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Follow Waterfield's Summer in Ghana
Sunday 05/23/2011  -  Duke Sports Information
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Sophomore Nailah Waterfield will chronicle her trip in Ghana in a...
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ACCRA, Ghana – Duke volleyball player Nailah Waterfield is participating in the “Duke in Ghana” Global Education for Undergraduates program this summer, and she will keep a daily blog chronicling her time on the west coast of Africa.

To follow Waterfield’s experience, visit her “Duke in Ghana” blog at the following link:
http://sites.duke.edu/dukeghana2011/author/naw12duke-edu/

An excerpt from Waterfield’s journal is below. Waterfield made the trip with several of her Duke classmates as well as students from N.C. Central University and the University of Georgia. Waterfield’s trip began on May 18, and she will stay in Ghana until June 29. During that time, she will attend the University of Ghana at Legon which is just outside of the capital city of Accra.

To learn more about Duke's "Duke in Ghana" program, click here:
http://studyabroad.duke.edu/home/Programs/Summer/Duke_in_Ghana

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Coach Howser aint got nothin on African Dance
Posted on May 21, 201 by Nailah Waterfield

Yesterday morning we had our first African dance class. 9 A.M. bright and early. After taking my six week warm up course in my Baldwin seminar I at least knew how to dress apropriately. Showed up barefoot, with my water bottle, nike running shirt, and T-shirt. It was all laughs and smiles as the danceres who had just performed for us the night before were now asking us about our hometowns and college. After everyone trickled in the lead dancer, a young lean man with beautiful dreads about as long as my brothers played the original exercise trick on us all. “Well, lets get warmed up”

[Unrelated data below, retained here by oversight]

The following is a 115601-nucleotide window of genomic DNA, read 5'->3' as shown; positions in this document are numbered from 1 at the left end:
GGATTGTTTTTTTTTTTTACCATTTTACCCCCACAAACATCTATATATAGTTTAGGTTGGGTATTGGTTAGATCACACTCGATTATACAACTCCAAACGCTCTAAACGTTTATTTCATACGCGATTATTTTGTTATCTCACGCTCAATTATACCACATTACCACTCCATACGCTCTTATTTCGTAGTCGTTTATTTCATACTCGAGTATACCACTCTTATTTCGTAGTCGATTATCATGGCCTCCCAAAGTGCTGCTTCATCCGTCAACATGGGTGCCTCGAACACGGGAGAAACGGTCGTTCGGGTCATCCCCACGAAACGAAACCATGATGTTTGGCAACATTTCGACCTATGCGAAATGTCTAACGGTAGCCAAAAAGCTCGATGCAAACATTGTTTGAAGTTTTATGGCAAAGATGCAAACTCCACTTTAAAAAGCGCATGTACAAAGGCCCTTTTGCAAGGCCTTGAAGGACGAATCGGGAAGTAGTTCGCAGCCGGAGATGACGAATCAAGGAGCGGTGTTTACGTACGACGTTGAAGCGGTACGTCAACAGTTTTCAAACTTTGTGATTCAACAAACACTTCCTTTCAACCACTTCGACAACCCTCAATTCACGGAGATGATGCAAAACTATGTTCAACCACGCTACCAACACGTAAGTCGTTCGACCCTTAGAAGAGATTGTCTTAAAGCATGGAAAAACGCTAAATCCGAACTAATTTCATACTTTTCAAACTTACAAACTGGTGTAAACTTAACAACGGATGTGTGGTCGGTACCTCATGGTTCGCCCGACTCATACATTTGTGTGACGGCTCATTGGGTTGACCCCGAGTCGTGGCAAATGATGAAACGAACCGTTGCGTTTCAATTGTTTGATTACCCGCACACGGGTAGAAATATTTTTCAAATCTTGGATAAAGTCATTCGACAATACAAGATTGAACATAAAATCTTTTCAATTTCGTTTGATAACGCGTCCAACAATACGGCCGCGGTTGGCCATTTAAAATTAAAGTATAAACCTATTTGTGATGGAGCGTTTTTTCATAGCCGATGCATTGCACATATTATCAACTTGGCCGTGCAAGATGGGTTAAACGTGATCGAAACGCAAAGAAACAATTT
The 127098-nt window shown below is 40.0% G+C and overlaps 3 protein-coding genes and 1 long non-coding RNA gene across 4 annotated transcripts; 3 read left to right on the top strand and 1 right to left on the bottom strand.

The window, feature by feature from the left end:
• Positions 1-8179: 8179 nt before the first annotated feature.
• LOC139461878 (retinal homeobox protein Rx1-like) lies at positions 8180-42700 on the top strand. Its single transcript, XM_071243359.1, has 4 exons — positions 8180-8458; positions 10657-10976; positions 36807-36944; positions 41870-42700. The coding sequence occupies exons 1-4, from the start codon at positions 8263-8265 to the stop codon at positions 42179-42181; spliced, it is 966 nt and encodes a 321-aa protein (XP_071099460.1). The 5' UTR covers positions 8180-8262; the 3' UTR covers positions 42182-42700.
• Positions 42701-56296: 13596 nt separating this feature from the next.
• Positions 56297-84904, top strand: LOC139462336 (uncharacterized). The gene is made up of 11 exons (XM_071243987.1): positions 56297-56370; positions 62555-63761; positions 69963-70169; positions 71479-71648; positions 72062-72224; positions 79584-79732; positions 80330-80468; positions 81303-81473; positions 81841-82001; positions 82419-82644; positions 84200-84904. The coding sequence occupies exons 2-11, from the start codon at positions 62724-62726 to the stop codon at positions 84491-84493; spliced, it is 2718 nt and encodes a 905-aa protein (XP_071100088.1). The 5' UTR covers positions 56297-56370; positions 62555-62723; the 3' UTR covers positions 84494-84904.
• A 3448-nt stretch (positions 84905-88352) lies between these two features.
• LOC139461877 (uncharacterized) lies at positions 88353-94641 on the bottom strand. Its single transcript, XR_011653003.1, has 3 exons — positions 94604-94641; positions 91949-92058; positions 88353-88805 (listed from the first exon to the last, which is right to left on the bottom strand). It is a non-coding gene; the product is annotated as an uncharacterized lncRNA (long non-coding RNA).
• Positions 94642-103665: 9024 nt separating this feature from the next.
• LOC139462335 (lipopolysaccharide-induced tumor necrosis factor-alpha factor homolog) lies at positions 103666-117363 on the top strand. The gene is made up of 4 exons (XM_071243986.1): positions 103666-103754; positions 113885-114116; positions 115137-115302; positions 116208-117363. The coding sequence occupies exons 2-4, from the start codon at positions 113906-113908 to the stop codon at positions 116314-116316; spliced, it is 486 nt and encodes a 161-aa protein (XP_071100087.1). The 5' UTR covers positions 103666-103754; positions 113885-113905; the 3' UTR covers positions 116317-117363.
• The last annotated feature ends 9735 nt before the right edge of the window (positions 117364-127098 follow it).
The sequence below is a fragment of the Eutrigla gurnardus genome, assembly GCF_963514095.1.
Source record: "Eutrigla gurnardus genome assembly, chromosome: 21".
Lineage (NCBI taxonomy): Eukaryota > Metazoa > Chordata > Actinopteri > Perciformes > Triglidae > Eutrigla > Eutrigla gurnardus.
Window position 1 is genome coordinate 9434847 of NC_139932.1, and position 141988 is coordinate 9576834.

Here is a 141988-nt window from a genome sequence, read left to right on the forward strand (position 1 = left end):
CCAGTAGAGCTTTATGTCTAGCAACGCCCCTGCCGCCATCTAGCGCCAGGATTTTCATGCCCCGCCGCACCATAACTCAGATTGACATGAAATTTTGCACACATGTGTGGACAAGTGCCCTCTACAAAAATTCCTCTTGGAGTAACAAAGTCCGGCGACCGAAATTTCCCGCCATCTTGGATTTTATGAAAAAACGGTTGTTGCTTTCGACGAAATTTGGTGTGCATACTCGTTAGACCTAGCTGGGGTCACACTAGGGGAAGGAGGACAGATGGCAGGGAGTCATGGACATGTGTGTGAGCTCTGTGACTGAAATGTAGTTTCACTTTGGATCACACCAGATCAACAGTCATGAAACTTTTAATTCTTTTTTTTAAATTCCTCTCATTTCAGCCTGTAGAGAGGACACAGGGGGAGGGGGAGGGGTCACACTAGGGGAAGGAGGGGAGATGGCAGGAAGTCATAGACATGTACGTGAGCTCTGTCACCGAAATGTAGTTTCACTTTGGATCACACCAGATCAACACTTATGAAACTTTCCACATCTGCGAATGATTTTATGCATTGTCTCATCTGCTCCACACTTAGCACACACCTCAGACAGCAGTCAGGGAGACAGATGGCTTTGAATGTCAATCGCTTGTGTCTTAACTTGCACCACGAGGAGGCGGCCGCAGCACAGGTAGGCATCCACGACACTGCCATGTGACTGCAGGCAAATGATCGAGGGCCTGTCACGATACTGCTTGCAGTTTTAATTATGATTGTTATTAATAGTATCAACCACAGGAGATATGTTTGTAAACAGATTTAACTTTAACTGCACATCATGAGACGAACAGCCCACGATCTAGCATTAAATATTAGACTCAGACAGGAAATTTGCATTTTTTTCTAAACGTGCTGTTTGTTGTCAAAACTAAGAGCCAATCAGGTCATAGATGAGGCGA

The drummers got going and before we knew it we were running around the room doing all the “basic” African dance moves. The first 5 minutes was a great time. I was smiling, laughing, really getting into it. Minute 6 I was a little winded. Minute 7 I was dripping sweat. Minute 8 my legs were giving out. Minute 9 I was browning out. Minute 10 I was close to death. This went on for 20 minutes.

After our “warm up” was done, we began to learn a routine. This was gonna be the easy part right? Wrong. This was even tougher. I was front row center. Meaning there were 25 people behind me watching. I was trying really hard to pretend I wasn’t tired. But teammates, you know when Howser is getting real tough and he knows it’s getting tough. When he’s looking you in the eyes trying to figure out how much pain you are in and when it stops. Of course wanting to push you but the sweet heart of his never wants to hurt you. Well there I was, front and center, doing a level 7 Howser, while this ripped African man was standing right in front of me dripping sweat with the biggest smile in the world on his face. He was so blinded by his love for what he was doing to imagine we were dying. Crazy but refreshing.


To read the rest of this post, click the link below:
http://sites.duke.edu/dukeghana2011/2011/05/21/coach-howser-aint-got-nothin-on-african-dance/


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